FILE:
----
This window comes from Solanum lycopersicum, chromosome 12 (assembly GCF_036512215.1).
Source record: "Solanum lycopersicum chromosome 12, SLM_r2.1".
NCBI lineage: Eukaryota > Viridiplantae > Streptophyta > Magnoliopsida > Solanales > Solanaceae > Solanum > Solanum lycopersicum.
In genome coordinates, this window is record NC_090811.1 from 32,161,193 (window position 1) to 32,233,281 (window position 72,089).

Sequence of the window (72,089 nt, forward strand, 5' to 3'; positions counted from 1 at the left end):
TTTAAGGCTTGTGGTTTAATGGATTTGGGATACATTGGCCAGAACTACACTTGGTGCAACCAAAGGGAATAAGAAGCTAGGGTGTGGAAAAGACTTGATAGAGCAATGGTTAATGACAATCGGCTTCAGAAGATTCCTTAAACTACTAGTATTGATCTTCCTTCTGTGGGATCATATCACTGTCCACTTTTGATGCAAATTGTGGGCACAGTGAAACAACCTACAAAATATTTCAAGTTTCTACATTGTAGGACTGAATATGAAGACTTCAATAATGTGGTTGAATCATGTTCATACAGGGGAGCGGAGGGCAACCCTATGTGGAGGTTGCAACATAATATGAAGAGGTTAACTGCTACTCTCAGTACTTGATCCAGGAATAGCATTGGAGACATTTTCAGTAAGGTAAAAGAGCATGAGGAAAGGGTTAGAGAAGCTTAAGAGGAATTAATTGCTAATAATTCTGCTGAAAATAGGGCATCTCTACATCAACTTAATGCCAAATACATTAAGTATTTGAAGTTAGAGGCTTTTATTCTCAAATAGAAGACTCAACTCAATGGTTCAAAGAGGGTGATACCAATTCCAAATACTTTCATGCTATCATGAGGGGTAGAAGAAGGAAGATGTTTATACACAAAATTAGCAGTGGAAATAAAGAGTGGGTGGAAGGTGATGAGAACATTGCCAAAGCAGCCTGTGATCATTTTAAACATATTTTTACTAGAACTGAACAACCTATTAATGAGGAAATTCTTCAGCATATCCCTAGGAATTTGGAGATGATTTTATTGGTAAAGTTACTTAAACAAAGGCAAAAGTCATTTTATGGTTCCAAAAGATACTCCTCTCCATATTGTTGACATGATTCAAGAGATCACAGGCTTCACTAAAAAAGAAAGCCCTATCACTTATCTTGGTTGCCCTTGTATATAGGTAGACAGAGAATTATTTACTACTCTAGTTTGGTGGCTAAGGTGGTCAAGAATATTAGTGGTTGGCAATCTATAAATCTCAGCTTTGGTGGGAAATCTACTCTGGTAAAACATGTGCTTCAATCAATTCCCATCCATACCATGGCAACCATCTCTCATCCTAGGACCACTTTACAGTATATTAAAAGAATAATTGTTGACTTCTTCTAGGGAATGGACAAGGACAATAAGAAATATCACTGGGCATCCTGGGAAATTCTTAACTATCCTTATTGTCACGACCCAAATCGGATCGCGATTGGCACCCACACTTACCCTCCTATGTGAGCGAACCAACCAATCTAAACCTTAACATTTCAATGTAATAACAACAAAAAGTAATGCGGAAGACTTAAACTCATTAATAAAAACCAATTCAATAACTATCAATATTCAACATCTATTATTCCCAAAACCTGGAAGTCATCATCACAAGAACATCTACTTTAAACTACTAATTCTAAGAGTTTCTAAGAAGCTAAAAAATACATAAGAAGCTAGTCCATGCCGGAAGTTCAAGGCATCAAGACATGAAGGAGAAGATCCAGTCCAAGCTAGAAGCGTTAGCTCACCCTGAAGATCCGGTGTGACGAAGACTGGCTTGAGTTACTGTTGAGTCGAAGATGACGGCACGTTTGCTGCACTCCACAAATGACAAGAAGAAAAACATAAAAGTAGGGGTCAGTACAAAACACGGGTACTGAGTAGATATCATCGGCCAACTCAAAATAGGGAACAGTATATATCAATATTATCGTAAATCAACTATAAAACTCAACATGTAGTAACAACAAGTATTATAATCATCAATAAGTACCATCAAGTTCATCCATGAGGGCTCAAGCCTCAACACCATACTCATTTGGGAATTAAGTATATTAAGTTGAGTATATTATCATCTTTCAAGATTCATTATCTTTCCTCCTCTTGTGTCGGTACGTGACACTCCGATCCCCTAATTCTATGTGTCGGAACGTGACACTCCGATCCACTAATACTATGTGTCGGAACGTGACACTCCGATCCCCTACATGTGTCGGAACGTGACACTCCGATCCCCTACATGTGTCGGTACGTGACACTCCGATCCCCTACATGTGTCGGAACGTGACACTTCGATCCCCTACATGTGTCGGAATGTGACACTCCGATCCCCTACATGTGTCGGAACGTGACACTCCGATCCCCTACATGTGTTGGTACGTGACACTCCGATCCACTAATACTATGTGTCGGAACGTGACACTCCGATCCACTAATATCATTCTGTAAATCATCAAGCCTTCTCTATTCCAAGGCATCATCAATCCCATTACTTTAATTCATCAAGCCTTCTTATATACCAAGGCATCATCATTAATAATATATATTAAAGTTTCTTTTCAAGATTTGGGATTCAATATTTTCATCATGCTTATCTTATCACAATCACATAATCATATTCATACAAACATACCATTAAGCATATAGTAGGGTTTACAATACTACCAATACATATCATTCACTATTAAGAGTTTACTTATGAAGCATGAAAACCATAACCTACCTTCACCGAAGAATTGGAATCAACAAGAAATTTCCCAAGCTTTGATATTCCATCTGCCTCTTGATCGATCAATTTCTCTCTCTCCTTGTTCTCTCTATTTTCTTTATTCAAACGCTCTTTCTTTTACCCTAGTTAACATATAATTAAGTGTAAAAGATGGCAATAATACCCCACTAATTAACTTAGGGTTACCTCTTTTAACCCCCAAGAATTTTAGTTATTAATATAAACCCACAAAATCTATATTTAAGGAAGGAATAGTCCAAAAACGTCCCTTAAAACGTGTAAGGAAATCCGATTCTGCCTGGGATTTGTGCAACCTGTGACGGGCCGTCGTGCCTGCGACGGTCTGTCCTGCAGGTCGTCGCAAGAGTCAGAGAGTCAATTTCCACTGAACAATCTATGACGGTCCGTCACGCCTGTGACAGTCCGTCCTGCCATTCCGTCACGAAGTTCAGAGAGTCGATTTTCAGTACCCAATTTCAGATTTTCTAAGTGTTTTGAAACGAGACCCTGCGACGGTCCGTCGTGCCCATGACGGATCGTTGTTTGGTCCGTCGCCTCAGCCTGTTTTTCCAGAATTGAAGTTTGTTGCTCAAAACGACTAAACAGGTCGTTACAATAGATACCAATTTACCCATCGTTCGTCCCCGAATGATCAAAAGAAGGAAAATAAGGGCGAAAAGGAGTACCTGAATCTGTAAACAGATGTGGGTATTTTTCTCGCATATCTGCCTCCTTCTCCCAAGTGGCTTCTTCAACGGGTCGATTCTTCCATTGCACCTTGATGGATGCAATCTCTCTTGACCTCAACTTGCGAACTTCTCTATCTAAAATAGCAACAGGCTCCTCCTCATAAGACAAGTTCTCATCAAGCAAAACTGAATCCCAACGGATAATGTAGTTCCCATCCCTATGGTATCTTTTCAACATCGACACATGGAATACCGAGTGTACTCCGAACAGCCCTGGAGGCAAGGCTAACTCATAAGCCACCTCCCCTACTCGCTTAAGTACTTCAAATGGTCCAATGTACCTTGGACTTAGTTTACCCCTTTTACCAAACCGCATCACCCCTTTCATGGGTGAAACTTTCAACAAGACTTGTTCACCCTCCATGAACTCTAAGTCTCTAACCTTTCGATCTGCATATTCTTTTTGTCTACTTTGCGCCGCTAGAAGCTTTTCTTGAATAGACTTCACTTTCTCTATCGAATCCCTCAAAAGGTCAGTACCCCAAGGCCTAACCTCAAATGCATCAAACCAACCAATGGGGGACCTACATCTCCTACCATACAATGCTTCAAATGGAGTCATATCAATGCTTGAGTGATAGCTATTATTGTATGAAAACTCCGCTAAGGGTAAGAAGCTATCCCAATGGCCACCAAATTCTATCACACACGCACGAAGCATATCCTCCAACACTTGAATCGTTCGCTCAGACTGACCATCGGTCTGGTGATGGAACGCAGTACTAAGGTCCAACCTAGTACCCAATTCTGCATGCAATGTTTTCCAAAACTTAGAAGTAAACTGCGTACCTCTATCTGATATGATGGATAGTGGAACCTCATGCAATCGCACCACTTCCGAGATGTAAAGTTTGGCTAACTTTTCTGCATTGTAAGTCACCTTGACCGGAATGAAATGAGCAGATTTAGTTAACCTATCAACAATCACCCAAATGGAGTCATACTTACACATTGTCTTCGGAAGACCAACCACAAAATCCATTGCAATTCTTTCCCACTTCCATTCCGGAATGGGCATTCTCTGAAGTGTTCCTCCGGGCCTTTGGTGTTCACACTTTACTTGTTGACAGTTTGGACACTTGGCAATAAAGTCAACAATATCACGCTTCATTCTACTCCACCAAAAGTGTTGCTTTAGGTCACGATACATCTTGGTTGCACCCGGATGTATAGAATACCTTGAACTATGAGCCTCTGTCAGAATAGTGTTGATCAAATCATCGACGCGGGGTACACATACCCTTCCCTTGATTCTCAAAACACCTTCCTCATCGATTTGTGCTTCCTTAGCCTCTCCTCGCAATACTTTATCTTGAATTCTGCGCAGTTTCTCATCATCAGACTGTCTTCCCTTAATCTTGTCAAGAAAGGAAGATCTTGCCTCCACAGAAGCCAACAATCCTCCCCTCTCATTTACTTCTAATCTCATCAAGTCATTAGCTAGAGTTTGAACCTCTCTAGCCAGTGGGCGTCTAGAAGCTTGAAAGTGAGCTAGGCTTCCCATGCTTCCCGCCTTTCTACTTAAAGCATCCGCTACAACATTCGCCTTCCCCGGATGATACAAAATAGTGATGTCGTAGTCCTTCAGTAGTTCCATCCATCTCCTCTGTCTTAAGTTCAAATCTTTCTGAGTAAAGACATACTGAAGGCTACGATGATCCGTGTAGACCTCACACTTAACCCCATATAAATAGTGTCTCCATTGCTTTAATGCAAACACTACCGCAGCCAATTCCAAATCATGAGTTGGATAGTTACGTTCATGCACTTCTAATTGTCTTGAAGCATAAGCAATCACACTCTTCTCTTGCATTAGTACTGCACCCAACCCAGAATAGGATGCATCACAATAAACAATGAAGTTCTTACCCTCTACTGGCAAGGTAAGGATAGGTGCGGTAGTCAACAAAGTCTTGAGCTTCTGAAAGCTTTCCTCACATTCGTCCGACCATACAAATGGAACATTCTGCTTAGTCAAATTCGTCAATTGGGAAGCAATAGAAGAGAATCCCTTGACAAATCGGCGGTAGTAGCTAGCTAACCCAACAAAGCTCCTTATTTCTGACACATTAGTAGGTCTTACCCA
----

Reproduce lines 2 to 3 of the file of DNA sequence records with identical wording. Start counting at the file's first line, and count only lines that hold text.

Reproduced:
Source record: "Solanum lycopersicum chromosome 12, SLM_r2.1".
NCBI lineage: Eukaryota > Viridiplantae > Streptophyta > Magnoliopsida > Solanales > Solanaceae > Solanum > Solanum lycopersicum.